Adverse drug events in Malaysia: medication-related admissions and pharmacists' experiences.
PhD thesis, University of Nottingham.
Adverse drug events (ADEs) are a significant cause of patient morbidity and hospital admissions. There are many studies in this area in Western countries. However, little is known about the prevalence and patterns of such events in Malaysia. Health care professionals are in the best position to reduce and prevent adverse drug events. In order to devise preventive strategies based on the prevalence studies, it is important to understand the current practices of health care professionals in this area. This study aimed to determine the different occurrences of ADEs in a Malaysian public hospital as well as the experiences of some Malaysian pharmacists’ of ADEs.
A study of an observational chart review determined the prevalence of adverse drug event-related admissions in a tertiary public hospital and drugs implicated in such. This was achieved through a prospective review of the patients’ medical notes and charts in two medical wards. All cases were assessed using a classification tool which was developed after a pilot study. Following this, a postal survey of some Malaysian pharmacists explored their experiences about ADEs: the types of ADEs they have observed, actions taken in response to these incidents and their awareness of and involvement in adverse drug reaction reporting, and their attitudes towards this task.
Both studies revealed that the occurrence of adverse drug events was high in Malaysia – the chart review study found that 39% of admissions to two medical wards were related to ADEs whilst more than half of the sample pharmacists revealed having observed them in their daily work activities. Moreover, cardiovascular drugs, anti-diabetics, anti-asthmatics, and analgesics were responsible for more than 80% of the admissions related to an ADE. Similar drug classes were also associated with ADEs as recounted by the pharmacists. Moreover they claimed to have communicated with patients about ADEs: on the ADE experienced by a patient, proper use of medicine, importance of adherence, alternate medicines and other appropriate measurements. Although more than 80% hospital and clinic pharmacists claimed to have reported adverse drug reactions, less than 20% of community pharmacists have claimed sending a report. This may have resulted from their lack of awareness of the procedures and processes of reporting an adverse drug reaction.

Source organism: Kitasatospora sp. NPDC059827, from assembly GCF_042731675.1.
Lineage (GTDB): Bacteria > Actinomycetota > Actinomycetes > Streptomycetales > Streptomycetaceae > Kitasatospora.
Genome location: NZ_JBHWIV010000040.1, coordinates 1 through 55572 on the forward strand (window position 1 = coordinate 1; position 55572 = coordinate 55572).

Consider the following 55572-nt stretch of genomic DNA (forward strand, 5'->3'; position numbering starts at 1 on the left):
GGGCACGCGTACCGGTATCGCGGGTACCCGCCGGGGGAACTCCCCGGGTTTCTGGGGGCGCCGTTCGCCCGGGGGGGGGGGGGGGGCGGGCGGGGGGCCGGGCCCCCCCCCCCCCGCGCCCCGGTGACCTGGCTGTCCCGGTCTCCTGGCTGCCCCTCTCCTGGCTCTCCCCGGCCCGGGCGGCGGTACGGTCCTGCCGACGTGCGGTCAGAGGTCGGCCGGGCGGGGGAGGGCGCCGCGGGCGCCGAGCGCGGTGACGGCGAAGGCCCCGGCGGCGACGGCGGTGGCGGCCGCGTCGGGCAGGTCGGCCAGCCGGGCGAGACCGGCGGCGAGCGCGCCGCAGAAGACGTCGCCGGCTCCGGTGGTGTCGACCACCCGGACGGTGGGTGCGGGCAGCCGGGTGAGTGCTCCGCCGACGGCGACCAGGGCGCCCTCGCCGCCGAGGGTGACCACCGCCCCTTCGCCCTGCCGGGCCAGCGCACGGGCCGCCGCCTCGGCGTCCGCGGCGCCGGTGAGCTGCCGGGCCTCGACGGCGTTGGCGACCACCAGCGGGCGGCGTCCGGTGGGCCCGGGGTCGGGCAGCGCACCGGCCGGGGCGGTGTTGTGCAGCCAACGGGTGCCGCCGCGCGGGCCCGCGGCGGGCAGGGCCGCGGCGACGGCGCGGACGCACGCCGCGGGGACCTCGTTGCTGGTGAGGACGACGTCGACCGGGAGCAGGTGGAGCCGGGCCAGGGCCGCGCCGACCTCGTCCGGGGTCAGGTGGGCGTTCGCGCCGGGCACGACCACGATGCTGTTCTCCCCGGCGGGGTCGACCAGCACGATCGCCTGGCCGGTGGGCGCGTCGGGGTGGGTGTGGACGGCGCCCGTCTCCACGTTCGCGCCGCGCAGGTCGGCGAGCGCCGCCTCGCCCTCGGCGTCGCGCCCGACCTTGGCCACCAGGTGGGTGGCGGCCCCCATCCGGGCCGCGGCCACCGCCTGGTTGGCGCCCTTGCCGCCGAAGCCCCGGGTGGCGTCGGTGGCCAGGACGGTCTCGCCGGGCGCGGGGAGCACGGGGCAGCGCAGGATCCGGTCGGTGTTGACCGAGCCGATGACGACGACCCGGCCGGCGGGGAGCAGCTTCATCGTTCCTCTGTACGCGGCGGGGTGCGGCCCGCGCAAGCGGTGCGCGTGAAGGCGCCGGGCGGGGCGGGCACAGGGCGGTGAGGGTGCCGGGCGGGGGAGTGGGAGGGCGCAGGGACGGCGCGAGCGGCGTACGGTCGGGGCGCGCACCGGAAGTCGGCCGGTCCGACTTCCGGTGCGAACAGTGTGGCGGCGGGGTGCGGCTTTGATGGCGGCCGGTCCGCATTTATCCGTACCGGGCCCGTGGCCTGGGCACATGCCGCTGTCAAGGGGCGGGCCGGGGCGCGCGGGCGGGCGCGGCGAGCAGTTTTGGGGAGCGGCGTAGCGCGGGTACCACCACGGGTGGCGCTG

Compared to other countries, the prevalence of ADEs is higher in Malaysia. It remains to be an important cause of patient injury and hospital admissions. Some useful strategies such as educational intervention on main causes of adverse drug events, monitoring of patients, and appropriate prescribing should be targeted at all health care professionals to prevent its likely future occurrences. Pharmacists play an important role in preventing ADEs by providing education and counselling to patients. Furthermore, as they were able to identify ADEs in their daily work activities, they should be included in any prevention programs. Documenting ADEs and interventions taken in relation to those ADEs should be encouraged, as this will be useful in monitoring the occurrence of ADEs and sharing the documented information with others could improve awareness and therefore improve prevention.
Thesis (University of Nottingham only)
||Adverse drug events
||R Medicine > R Medicine (General)
||UK Campuses > Faculty of Science > School of Pharmacy
||15 Apr 2013 13:19
||13 Sep 2016 16:51
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